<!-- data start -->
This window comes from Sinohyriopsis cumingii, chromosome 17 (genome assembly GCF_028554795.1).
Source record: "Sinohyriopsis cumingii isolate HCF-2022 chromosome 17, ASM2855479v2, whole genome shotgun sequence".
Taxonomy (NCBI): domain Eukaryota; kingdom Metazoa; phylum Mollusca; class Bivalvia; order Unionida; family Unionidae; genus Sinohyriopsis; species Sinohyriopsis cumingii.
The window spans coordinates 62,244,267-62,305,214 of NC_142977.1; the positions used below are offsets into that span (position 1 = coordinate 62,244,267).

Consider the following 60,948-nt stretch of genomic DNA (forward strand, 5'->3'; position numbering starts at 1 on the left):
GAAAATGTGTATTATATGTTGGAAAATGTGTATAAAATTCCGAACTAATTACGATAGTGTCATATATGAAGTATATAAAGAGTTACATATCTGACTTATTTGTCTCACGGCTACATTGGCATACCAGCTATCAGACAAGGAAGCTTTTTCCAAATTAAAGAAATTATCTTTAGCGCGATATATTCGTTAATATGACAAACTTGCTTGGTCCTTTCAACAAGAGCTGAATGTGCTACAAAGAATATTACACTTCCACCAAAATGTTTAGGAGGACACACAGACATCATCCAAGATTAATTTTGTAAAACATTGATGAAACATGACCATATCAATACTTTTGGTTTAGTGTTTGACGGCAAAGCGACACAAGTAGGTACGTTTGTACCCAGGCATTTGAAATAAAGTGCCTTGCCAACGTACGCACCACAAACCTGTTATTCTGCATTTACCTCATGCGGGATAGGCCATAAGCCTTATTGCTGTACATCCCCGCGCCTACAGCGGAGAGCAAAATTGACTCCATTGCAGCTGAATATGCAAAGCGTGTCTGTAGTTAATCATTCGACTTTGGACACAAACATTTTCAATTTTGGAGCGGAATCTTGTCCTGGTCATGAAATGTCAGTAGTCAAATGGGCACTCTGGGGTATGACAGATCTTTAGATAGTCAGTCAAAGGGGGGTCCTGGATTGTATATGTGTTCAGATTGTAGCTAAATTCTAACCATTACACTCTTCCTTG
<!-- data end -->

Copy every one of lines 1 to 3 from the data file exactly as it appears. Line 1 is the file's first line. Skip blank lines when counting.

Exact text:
This window comes from Sinohyriopsis cumingii, chromosome 17 (genome assembly GCF_028554795.1).
Source record: "Sinohyriopsis cumingii isolate HCF-2022 chromosome 17, ASM2855479v2, whole genome shotgun sequence".
Taxonomy (NCBI): domain Eukaryota; kingdom Metazoa; phylum Mollusca; class Bivalvia; order Unionida; family Unionidae; genus Sinohyriopsis; species Sinohyriopsis cumingii.